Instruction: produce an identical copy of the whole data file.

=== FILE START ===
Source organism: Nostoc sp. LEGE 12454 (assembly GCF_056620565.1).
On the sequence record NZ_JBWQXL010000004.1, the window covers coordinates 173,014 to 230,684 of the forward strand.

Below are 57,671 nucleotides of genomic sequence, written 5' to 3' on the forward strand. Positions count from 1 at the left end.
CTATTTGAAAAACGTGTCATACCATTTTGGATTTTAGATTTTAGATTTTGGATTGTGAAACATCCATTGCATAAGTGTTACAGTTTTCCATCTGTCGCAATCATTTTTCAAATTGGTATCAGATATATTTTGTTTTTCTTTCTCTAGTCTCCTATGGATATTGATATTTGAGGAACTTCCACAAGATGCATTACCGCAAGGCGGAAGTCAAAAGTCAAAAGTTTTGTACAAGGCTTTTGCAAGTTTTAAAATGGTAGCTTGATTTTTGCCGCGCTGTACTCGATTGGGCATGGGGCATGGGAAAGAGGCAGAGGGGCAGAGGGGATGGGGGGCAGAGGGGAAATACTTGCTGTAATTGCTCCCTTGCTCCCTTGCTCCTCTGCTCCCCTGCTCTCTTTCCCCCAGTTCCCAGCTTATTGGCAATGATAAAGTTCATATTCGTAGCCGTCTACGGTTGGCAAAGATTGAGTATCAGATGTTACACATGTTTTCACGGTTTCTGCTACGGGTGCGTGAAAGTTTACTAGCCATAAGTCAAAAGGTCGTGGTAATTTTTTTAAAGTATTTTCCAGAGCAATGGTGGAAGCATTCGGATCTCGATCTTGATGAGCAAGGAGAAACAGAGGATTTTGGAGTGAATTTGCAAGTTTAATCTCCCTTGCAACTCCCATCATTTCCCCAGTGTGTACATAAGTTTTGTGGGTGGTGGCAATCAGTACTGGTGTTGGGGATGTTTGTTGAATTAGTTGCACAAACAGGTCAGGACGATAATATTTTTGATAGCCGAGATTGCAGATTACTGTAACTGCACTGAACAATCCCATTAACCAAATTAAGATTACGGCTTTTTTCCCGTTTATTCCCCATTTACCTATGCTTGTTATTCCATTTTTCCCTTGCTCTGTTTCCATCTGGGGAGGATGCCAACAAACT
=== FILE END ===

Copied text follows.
Source organism: Nostoc sp. LEGE 12454 (assembly GCF_056620565.1).
On the sequence record NZ_JBWQXL010000004.1, the window covers coordinates 173,014 to 230,684 of the forward strand.

Below are 57,671 nucleotides of genomic sequence, written 5' to 3' on the forward strand. Positions count from 1 at the left end.
CTATTTGAAAAACGTGTCATACCATTTTGGATTTTAGATTTTAGATTTTGGATTGTGAAACATCCATTGCATAAGTGTTACAGTTTTCCATCTGTCGCAATCATTTTTCAAATTGGTATCAGATATATTTTGTTTTTCTTTCTCTAGTCTCCTATGGATATTGATATTTGAGGAACTTCCACAAGATGCATTACCGCAAGGCGGAAGTCAAAAGTCAAAAGTTTTGTACAAGGCTTTTGCAAGTTTTAAAATGGTAGCTTGATTTTTGCCGCGCTGTACTCGATTGGGCATGGGGCATGGGAAAGAGGCAGAGGGGCAGAGGGGATGGGGGGCAGAGGGGAAATACTTGCTGTAATTGCTCCCTTGCTCCCTTGCTCCTCTGCTCCCCTGCTCTCTTTCCCCCAGTTCCCAGCTTATTGGCAATGATAAAGTTCATATTCGTAGCCGTCTACGGTTGGCAAAGATTGAGTATCAGATGTTACACATGTTTTCACGGTTTCTGCTACGGGTGCGTGAAAGTTTACTAGCCATAAGTCAAAAGGTCGTGGTAATTTTTTTAAAGTATTTTCCAGAGCAATGGTGGAAGCATTCGGATCTCGATCTTGATGAGCAAGGAGAAACAGAGGATTTTGGAGTGAATTTGCAAGTTTAATCTCCCTTGCAACTCCCATCATTTCCCCAGTGTGTACATAAGTTTTGTGGGTGGTGGCAATCAGTACTGGTGTTGGGGATGTTTGTTGAATTAGTTGCACAAACAGGTCAGGACGATAATATTTTTGATAGCCGAGATTGCAGATTACTGTAACTGCACTGAACAATCCCATTAACCAAATTAAGATTACGGCTTTTTTCCCGTTTATTCCCCATTTACCTATGCTTGTTATTCCATTTTTCCCTTGCTCTGTTTCCATCTGGGGAGGATGCCAACAAACT